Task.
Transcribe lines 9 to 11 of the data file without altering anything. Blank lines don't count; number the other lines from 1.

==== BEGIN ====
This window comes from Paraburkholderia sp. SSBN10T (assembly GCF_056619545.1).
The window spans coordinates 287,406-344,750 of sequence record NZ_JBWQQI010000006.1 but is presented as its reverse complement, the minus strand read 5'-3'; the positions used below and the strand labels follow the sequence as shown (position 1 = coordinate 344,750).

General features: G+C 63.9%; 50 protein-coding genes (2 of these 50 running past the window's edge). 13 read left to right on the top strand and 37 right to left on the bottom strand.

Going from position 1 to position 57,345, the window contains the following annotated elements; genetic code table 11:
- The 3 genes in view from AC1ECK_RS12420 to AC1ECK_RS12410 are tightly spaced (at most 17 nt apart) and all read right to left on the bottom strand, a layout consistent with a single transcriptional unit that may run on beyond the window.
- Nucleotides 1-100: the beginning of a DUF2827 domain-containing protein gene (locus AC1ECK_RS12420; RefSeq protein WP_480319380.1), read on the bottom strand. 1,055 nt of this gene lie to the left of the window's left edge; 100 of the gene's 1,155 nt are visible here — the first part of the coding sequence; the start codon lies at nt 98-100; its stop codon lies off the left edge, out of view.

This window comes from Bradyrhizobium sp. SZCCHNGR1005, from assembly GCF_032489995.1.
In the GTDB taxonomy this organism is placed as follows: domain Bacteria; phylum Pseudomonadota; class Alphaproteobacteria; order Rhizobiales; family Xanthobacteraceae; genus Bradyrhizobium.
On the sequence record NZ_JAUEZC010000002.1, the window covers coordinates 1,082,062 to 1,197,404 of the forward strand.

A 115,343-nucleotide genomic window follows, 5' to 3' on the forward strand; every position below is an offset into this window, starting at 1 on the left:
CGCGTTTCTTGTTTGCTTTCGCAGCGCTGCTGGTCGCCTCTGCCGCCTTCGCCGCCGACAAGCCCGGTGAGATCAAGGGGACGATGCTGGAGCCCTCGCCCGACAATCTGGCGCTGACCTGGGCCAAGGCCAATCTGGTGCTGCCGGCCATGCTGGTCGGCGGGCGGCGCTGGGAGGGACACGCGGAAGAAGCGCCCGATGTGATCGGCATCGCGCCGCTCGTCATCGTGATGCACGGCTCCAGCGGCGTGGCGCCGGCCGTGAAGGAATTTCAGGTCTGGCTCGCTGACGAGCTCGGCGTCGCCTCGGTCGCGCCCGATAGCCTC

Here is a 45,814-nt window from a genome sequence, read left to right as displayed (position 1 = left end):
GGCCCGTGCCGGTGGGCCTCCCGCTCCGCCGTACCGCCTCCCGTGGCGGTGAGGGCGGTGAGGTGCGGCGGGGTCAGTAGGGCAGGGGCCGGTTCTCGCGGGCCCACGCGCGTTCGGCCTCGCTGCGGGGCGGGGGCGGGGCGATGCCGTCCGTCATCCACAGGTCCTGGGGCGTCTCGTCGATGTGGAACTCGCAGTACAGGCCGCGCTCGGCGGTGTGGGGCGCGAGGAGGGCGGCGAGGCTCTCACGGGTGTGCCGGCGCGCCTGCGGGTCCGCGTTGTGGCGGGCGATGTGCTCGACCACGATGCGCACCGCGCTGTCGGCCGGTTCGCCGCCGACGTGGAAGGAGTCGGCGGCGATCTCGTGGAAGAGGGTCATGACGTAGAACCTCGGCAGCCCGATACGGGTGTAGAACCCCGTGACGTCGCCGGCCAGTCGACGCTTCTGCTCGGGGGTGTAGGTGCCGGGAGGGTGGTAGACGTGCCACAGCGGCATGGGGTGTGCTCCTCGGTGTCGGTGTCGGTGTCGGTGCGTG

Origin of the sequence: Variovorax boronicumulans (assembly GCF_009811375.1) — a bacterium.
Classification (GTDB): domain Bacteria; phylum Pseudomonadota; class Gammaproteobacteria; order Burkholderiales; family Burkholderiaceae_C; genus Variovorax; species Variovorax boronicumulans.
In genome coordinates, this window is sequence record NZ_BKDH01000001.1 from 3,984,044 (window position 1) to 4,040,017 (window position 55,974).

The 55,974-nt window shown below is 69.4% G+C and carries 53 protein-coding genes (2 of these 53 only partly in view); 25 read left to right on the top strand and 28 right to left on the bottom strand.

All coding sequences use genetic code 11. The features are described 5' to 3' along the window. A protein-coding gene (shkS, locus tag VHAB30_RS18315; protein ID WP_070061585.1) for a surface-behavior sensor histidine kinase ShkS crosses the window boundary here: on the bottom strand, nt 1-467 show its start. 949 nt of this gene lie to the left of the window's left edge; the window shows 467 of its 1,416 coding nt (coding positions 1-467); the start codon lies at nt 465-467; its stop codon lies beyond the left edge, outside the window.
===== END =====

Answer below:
On the sequence record NZ_JAUEZC010000002.1, the window covers coordinates 1,082,062 to 1,197,404 of the forward strand.

A 115,343-nucleotide genomic window follows, 5' to 3' on the forward strand; every position below is an offset into this window, starting at 1 on the left:
CGCGTTTCTTGTTTGCTTTCGCAGCGCTGCTGGTCGCCTCTGCCGCCTTCGCCGCCGACAAGCCCGGTGAGATCAAGGGGACGATGCTGGAGCCCTCGCCCGACAATCTGGCGCTGACCTGGGCCAAGGCCAATCTGGTGCTGCCGGCCATGCTGGTCGGCGGGCGGCGCTGGGAGGGACACGCGGAAGAAGCGCCCGATGTGATCGGCATCGCGCCGCTCGTCATCGTGATGCACGGCTCCAGCGGCGTGGCGCCGGCCGTGAAGGAATTTCAGGTCTGGCTCGCTGACGAGCTCGGCGTCGCCTCGGTCGCGCCCGATAGCCTC